[12:45:05] NIHCOLS: Yes. Coaching superstars' here. And then you have Duke, I asked Coach K about reaching 12 different final fours with vastly different teams playing in different style in different eras. Take a listen.
(BEGIN VIDEO CLIP)
NICHOLS: What quality about you has enabled you to do that?
KRZYZEWSKI: Survival, I think. And I think it's like being a parent when you have a lot of kids, you know. Some of them are 18 and some of are two and one and, you better adjust and be able to relate to each one of them. And it's called -- and I learned West Point and I learned it really well with USA Basketball, and that is adapt.
(END VIDEO CLIP)
NICHOLS: Well you heard Coach K there guys, reference his army roots, his eduction at West Point, his first collegiate coaching job there really shaped him. And Bleacher Report caught up with some of his former West Point players. Guys that he coached back in 1975 and they had some stories. Check that piece out, bleacherreport.com.
And coming up on this show, Duke star Jahlil Okafor and the village that helped him overcome the lost of his mom had lifted him all the way to the Final Four. That is up next on All Access at the Final Four, a CNN Bleacher Report Special.
(COMMERCIAL BREAK) [14:50:12] NICHOLS: Welcome back to Lucas Oil Stadium in Indianapolis site of the 2015 final four. And get ready to see some coaching magic happen right here in a few hours.
Take a look at this, with a combined 25 final four appearances between the four coaches, this is shaping up to be an epic finish to what is already been a fantastic highly viewed tournament. Oh its fun guys, right to see the coaches go up against each other at this level although we know it is the players that make this tournament special.
Duke freshman Jahlil Okafor projected to be top NBA draft pick this year. Well he has an incredible personal story. Lost his mom when he was just 9 years old, he now has a very close relationship with his dad and with his extended family take a look.
(BEGIN VIDEO CLIP)
UNIDENTIFIED MALE: He really was right, (inaudible) where he was raised (inaudible).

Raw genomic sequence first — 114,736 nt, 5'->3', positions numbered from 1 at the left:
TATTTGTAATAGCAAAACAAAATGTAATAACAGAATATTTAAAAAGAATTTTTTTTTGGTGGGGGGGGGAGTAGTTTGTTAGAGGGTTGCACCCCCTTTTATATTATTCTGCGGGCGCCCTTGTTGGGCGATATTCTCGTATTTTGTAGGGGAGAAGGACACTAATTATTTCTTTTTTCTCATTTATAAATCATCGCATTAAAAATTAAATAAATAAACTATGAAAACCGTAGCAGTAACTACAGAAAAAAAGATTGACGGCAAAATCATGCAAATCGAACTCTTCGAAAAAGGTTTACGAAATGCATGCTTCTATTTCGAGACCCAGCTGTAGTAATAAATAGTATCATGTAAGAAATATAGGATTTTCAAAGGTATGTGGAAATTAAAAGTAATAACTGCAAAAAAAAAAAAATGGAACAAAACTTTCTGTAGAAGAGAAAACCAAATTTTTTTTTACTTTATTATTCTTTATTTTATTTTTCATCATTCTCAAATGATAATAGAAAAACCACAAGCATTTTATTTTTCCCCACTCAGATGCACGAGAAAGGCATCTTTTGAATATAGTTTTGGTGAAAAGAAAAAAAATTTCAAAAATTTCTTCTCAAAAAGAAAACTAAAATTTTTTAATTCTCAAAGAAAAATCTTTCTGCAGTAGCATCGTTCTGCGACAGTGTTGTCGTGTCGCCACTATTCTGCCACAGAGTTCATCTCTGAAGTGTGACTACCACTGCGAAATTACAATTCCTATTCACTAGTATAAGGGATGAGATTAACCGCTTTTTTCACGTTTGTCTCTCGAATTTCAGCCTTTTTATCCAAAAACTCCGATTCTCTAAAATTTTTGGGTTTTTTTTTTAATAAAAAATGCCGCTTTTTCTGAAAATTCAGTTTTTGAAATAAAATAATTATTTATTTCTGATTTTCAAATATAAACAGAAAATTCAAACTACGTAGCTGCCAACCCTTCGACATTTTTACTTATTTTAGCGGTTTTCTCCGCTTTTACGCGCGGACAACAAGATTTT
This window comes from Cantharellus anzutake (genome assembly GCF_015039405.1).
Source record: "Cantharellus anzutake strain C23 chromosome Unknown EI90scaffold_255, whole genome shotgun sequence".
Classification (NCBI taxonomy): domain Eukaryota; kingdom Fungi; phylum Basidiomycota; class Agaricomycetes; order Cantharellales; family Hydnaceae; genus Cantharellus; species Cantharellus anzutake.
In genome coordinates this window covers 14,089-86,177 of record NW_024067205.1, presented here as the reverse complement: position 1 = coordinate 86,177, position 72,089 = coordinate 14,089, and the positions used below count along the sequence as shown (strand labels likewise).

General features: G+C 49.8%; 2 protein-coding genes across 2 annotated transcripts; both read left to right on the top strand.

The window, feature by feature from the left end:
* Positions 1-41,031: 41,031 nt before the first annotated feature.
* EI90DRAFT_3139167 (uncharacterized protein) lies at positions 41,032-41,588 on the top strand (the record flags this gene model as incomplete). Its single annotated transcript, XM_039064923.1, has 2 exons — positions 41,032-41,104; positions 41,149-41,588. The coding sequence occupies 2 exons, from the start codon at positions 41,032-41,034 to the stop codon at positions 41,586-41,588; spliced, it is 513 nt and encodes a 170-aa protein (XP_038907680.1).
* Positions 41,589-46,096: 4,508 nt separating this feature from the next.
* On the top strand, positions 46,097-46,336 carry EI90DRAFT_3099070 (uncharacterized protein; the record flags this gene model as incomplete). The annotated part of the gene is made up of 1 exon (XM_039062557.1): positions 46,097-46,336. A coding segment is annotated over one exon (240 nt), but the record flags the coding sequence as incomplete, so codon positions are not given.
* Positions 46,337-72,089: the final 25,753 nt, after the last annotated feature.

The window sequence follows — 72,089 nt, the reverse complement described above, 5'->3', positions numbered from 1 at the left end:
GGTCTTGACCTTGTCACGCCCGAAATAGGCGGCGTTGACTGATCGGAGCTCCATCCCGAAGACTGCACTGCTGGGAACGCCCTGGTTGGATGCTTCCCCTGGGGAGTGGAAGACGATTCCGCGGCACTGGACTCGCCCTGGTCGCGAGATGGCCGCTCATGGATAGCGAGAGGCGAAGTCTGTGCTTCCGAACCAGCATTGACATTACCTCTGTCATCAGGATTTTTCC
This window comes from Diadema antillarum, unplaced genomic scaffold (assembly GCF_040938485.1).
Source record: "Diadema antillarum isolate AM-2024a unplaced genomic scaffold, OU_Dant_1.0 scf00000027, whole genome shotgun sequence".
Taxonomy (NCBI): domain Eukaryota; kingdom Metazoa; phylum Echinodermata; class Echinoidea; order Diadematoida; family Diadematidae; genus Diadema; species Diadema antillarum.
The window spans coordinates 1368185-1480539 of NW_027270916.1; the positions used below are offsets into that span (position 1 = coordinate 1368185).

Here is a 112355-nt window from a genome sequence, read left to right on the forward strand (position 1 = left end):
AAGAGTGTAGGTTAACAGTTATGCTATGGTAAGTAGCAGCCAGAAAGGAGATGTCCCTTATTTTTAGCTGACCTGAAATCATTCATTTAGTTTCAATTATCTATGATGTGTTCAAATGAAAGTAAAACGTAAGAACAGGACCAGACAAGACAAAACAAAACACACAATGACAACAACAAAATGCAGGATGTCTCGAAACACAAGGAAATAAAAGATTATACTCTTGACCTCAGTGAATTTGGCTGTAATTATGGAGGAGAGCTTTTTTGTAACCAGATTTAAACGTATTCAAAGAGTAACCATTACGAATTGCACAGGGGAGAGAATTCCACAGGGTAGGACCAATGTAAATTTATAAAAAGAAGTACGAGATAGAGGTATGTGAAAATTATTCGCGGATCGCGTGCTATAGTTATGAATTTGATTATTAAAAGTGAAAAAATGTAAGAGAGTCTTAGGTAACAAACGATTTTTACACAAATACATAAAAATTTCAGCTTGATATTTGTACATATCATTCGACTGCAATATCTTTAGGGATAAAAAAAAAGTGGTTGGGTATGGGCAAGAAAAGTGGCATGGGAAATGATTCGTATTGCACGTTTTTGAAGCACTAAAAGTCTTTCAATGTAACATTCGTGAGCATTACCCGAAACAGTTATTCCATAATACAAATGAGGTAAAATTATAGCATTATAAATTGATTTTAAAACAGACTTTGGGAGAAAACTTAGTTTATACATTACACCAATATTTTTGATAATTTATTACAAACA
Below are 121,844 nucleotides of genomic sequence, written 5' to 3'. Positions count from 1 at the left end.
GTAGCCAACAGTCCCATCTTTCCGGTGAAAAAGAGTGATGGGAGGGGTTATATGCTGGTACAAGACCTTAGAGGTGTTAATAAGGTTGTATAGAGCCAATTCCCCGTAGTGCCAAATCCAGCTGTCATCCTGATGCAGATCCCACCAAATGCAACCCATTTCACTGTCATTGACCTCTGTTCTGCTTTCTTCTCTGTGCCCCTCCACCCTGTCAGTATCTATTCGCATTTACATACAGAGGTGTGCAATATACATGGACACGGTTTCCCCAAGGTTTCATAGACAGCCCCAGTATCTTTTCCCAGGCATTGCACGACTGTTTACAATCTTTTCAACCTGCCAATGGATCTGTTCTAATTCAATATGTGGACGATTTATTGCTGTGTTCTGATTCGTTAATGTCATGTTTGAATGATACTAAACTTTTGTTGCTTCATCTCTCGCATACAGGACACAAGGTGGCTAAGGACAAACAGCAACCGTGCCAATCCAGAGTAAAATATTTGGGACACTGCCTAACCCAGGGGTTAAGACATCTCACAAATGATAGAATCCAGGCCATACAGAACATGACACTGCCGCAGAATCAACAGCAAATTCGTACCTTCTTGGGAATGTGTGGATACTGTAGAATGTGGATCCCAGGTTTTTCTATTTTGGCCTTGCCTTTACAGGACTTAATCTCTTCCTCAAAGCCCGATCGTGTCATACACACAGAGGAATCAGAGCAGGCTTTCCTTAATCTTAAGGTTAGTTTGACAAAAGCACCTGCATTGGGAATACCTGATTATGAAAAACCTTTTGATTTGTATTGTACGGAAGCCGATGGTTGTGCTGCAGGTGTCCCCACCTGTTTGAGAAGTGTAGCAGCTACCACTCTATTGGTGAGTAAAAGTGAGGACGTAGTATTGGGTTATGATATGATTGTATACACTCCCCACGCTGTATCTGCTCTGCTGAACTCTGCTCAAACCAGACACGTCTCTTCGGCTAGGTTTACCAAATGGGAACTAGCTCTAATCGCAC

UNIDENTIFIED MALE: Look this kid could be the biggest jerk if he wanted too because of how good he is and how talented he is and because what his future should be. He is the furthest thing from it. All of that is a big part of the way he was raised by Chuk.
(END VIDEO CLIP)
Female: And we know we're going to see his dad Chuk O. he did grow up a Duke fan but by the way he says he is a hard core Cameron crazy now. We're going to see him in the stands going crazy in just a few hours and you love his dad, right Clark.
KELLOGG: I really do, I like his hands and I like his feet. His got a great hands and he knows how to use his feet propositioning and scoring opportunities inside.
SMITH: Hey Clark, hitted right on and then you talk about a kid who has the ability to play and traffic when -- with that size. And a lot of big players don't have that and he has a good view for dummy on the block.
Nichols: Really remarkable young man. And talk about an inspiration here. We are going to introduce you next to the five year old Kentucky fan who has captured the hearts of the entire team.
Plus I'm getting these guys and put them on the spot prediction are coming up. Which team will be crowned champion of the NCAA tournament, that's all ahead. All access to the final four CNN Bleacher Report Special.
[14:55:11] NICHOLS: Welcome back we are at the stadium where the Indianapolis called usually play but not this weekend instead we're just hours away from tip off of the final four. And I'm here with Clark Kellogg, Steve Smith. And -- guys one thing for sure in this stadium it fits more 70,000 and it will be packed with fans in just a few hours.
Initial reports spend time with five year old Jackson Conner. A huge fan of the Kentucky Wild Cats basketball team. Jackson was born without a right hand but that has not stopped him from becoming a great basketball player.
(BEGIN VIDEO CLIP)
CALIPARI: What players do you want to play like?
JACKSON CONNER: Tyler Ulis, Andrew Harrison, Aaron Harrison, Willie Cauley-Stein and Karl-Anthony Towns.
CALIPARI: let me that ball on the hoops, let me see. Oh my goodness look at this. That's what I'm talking about let me see it again.
I've known Jackson since he was born. And I don't even think Jackson knows that "Man always different." I mean he looks at this and he doesn't see it as something that's going to hold him back that's what this make great.